I despise jewelry commercials. I don’t actually mind the overly sappy TV commercials where the husband surprises his wife on their anniversary with the little box hidden underneath a napkin or even the current holiday one where the kids are retelling The Night Before Christmas to their mother while their father sneaks up behind her holding a pair of diamond earrings. These are cheesy, sure, but not offensive.
The commercials I hate are the radio ads. This year about a month before Father’s Day one of the local jewerly stores ran a series of radio ads where the confused female customer turned to the helpful owner of the company for advice on what to get her man. Yes, she actually spoke the words, “my man.” You see, she was in a quandary because she wanted to get him something he’d like, but she couldn’t afford anything really big. Luckily for her (and us loyal radio listeners), he had just the thing: wristbands made from sterling silver, platnum, leather and even rubber. Yes folks, that’s right, lovely black leather wrist bands (because a man would never wear a bracelet), sure to tell the father of your children just how special he is to you this Father’s Day.
Wait, what? When did Father’s Day become a jewelry holiday? Everyone knows dads get ties, junkfood and maybe, if they are really good, an uninterrupted afternoon of nothing but snoozing, snacking and football watching.
Ludicrous as this commercial was, it isn’t actually the type that bothers me. The ones that really rub me the wrong way are the engagement ring ads. The premise that every girl in the world is practically wetting herself waiting to get that giant rock on her finger is not only a fallacy, but simply insulting. I deplore one local baubble hawker whose ad begins with a retrospective from a woman who’s been dreaming about her wedding day since she was five years old. The male owner’s voice once again breaks through to remind men that all we women do is dream about our wedding day and if you don’t have that perfect ring, they’ll never be able to make a woman happy.
Now I know there are plenty of women out there who have spent hours, maybe even years dreaming about their weddings. I’ll admit that before I ever walked down the aisle, I gave it a thought or two. I had no idea what sort of dress I’d wear, or flowers I’d have, or cake I’d serve, much less the type of ring my fiance would buy me. I find it absolutely horrid how these jewelry commercials offer to simply sell the stone so that the poor diamond addled men won’t have to worry about choosing the right setting. After all, the wrong setting could end the marriage before it even begins. An engagement ring, chosen by someone who adores you as an expression of his love isn’t enough. Women are so obsessed and wedding driven that we have to chose your expression of love for you.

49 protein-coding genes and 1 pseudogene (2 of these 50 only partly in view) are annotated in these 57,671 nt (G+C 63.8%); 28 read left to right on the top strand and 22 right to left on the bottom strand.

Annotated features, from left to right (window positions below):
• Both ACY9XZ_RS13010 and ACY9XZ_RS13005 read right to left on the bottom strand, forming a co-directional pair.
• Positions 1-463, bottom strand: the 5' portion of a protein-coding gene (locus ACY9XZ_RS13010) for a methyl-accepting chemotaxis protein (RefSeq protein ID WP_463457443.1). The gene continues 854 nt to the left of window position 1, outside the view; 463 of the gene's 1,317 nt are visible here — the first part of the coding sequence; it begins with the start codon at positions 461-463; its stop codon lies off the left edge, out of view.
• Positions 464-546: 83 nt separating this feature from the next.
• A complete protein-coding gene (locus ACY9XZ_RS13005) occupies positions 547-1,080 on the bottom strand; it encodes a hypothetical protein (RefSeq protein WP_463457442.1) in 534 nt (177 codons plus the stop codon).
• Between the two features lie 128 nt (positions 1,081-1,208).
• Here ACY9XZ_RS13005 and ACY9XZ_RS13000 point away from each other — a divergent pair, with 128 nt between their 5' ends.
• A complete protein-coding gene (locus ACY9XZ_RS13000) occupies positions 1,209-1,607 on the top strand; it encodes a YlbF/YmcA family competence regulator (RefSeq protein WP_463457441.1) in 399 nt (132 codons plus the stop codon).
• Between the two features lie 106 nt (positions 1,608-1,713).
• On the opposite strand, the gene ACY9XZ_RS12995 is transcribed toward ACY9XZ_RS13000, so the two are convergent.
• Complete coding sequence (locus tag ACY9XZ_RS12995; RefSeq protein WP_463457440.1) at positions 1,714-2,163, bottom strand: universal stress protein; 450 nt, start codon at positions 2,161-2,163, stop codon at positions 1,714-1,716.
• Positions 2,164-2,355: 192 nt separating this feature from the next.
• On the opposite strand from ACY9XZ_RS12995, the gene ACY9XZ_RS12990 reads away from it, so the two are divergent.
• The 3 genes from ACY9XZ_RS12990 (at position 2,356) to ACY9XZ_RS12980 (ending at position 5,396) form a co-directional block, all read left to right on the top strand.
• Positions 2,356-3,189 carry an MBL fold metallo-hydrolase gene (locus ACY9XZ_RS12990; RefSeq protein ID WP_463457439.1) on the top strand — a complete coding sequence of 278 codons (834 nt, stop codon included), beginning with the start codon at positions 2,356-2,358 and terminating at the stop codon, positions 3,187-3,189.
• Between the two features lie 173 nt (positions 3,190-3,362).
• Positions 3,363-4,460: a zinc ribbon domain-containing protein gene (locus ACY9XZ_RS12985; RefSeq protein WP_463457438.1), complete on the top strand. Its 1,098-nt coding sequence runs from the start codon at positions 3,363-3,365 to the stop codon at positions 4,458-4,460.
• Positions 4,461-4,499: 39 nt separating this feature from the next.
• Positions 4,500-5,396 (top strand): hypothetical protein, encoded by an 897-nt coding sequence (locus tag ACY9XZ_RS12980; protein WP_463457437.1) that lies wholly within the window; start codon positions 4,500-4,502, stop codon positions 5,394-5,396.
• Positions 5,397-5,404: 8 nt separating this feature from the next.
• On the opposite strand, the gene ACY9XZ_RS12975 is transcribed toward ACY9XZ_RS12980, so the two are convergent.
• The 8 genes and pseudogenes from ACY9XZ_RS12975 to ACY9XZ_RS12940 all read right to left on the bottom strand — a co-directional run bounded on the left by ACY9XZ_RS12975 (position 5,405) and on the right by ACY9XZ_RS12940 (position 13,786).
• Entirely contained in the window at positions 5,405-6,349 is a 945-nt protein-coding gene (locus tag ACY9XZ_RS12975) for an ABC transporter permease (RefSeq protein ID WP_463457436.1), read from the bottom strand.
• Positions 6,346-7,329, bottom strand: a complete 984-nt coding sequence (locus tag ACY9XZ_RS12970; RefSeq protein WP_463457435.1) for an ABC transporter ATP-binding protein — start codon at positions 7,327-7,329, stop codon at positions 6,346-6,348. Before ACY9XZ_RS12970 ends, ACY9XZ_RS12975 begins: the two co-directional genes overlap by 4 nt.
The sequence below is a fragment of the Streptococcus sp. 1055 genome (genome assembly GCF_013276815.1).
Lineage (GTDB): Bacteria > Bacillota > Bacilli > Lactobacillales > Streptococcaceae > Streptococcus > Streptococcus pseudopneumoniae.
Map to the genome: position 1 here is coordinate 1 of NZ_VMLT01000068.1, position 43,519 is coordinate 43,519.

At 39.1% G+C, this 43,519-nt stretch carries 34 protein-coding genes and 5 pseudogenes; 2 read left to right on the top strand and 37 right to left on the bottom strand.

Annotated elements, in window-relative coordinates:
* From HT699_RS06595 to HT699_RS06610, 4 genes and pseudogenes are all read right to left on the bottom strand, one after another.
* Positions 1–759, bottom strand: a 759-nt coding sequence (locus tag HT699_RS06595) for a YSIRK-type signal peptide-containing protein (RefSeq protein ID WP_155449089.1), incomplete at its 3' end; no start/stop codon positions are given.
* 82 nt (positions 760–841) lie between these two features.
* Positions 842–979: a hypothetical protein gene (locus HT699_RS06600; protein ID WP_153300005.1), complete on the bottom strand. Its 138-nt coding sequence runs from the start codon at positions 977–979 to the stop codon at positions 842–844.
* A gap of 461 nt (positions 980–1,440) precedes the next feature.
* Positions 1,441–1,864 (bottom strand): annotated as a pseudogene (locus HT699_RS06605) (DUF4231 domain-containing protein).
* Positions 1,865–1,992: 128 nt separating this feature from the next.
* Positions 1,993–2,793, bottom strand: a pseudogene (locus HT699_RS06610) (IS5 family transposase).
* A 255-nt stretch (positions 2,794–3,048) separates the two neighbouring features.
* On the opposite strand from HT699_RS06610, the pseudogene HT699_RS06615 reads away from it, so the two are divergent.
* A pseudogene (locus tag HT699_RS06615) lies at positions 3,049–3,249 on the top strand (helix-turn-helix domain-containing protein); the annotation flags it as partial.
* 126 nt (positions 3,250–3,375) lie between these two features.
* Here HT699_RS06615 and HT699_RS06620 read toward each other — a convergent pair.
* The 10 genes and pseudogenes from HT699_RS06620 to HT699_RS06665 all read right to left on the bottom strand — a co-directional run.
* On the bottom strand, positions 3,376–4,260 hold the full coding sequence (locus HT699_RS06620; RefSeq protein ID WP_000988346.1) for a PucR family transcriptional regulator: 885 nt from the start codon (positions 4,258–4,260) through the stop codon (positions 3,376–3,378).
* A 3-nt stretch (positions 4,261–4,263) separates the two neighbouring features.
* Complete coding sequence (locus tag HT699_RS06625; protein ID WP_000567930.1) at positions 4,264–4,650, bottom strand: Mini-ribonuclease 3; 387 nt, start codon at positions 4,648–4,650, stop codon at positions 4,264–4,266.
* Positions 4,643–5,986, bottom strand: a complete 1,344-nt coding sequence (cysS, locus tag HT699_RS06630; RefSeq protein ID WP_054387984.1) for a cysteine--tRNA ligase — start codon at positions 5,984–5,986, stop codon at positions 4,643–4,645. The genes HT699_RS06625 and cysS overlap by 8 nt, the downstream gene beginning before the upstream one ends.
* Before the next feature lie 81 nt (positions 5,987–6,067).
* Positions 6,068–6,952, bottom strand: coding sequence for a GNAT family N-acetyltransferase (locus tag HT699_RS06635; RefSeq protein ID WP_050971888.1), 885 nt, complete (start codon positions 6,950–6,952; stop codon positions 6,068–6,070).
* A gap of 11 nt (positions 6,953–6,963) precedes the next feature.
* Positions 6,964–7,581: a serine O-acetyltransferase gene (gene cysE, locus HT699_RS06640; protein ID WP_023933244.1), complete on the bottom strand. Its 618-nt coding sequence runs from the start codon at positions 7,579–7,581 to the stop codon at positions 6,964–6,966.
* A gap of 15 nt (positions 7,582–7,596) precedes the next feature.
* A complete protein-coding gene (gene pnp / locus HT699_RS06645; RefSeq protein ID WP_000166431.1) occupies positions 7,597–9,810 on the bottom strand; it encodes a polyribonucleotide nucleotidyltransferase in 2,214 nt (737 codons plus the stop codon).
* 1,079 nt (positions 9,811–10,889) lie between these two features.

For many men who know nothing about jewelry and have horrible taste (or even more horrible fiances), this might actually be a reasonable suggestion. Choosing your own ring doesn’t bother me nearly as much as the little quip at the end that says something to the effect of, “never has three months salary meant so much.” Three months salary? Are they serious? I’m not sure who exactly came up with the idea that it was not only reasonable, but expected for men to blow 1/4 of their annual salary on an engagement ring, but man, he was a marketing genius.
Three months salary is more than my yearly mortgage bill. If my husband had spent three months salary on my engagement ring, I would have seriously considered saying no. Not because I didn’t want to marry him, but because I would have had to question his sanity. And wondered what else he was willing to throw his money away on. Now, I’m not saying go out and buy a cheap vending machine ring or anything, but if the average 20 something’s salary is around $30,000, after taxes that’s still going to be about $5500 on an engagement ring. In what universe is this reasonable? And yet these awful commercials dupe men into thinking that if they don’t buy that sort of ring, they do not truly love their wife-to-be. Afterall, the multitude of these ads remind men that jewelry is the way to “show her how much she really means to you.” Heck, if my husband wants to show me how much I mean to him, he can clean the house, or rub my back when I’ve had a rough day. Take the baby for an entire afternoon while my friends and I go out or just bring me a little bag of Godiva chocolates, a kiss and a simple “I love you.”
These wedding commercials, as annoying as they are, aren’t what set me off today though. Today, it was all about pearl necklaces. The commercial this afternoon, went through a rather lengthy description of the particular pearl strands on sale at some jewelry store or another. This alone is hardly worth noting. What annoyed me was the announcer revealing the price for a necklace and earring set of “only $100, a perfect stocking stuffer for the woman you love.” I don’t know a single person who believes $100 is a stocking stuffer. A present, sure, but a stocking stuffer? Even my in-laws, who are fairly well-off, don’t get each other $100 stocking stuffers. I don’t have a problem with buying a woman (or a man) who wants it a nice piece of jewelry for Christmas. If you have the money, heck, spend $5,000 on a ring or a necklace just to celebrate one holiday. But the assertation that a pearl necklace and earring set is a stocking stuffer is appaling to me.
Once again commercialism does it’s best to ruin Christmas and make us think it’s all about how much money we spend on each other.